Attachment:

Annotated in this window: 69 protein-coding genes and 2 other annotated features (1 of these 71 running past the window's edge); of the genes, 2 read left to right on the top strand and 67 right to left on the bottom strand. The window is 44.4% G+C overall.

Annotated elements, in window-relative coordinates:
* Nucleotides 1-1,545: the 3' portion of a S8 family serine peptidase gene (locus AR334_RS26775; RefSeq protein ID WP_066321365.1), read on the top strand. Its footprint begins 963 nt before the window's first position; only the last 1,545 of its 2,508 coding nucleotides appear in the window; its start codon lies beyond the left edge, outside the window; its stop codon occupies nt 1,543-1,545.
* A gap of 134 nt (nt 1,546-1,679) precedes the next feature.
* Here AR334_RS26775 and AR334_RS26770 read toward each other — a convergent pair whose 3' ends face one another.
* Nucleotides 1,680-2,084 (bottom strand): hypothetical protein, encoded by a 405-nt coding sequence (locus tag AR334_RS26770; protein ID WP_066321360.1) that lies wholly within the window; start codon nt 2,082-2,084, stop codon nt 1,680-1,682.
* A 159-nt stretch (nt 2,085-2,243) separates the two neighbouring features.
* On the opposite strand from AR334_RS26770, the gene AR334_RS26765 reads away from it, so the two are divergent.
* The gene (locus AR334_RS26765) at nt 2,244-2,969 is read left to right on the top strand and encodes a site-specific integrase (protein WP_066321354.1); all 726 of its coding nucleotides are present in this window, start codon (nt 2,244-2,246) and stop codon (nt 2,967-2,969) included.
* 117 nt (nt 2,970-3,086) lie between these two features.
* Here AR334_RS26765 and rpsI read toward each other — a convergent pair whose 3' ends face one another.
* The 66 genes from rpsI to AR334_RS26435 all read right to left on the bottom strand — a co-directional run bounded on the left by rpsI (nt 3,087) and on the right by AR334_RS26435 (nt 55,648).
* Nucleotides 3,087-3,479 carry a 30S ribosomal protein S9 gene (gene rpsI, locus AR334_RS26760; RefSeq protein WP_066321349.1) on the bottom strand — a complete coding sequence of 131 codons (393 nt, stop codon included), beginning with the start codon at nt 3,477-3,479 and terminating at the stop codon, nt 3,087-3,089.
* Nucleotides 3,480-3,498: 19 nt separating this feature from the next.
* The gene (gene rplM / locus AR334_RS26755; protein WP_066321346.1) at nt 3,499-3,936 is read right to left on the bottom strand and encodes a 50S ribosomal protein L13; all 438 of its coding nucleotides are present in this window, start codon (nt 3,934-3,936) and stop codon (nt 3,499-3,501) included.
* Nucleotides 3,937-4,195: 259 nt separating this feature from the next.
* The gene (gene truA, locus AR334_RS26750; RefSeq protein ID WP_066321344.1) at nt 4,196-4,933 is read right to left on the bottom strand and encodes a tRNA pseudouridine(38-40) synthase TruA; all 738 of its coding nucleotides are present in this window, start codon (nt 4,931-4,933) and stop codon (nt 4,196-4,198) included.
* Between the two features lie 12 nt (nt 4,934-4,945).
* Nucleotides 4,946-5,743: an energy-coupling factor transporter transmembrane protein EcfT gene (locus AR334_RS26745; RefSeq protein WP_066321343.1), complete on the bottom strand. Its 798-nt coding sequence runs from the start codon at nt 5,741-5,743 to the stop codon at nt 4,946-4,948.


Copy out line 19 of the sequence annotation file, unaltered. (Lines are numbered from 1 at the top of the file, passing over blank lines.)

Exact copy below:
* Nucleotides 4,946-5,743: an energy-coupling factor transporter transmembrane protein EcfT gene (locus AR334_RS26745; RefSeq protein WP_066321343.1), complete on the bottom strand. Its 798-nt coding sequence runs from the start codon at nt 5,741-5,743 to the stop codon at nt 4,946-4,948.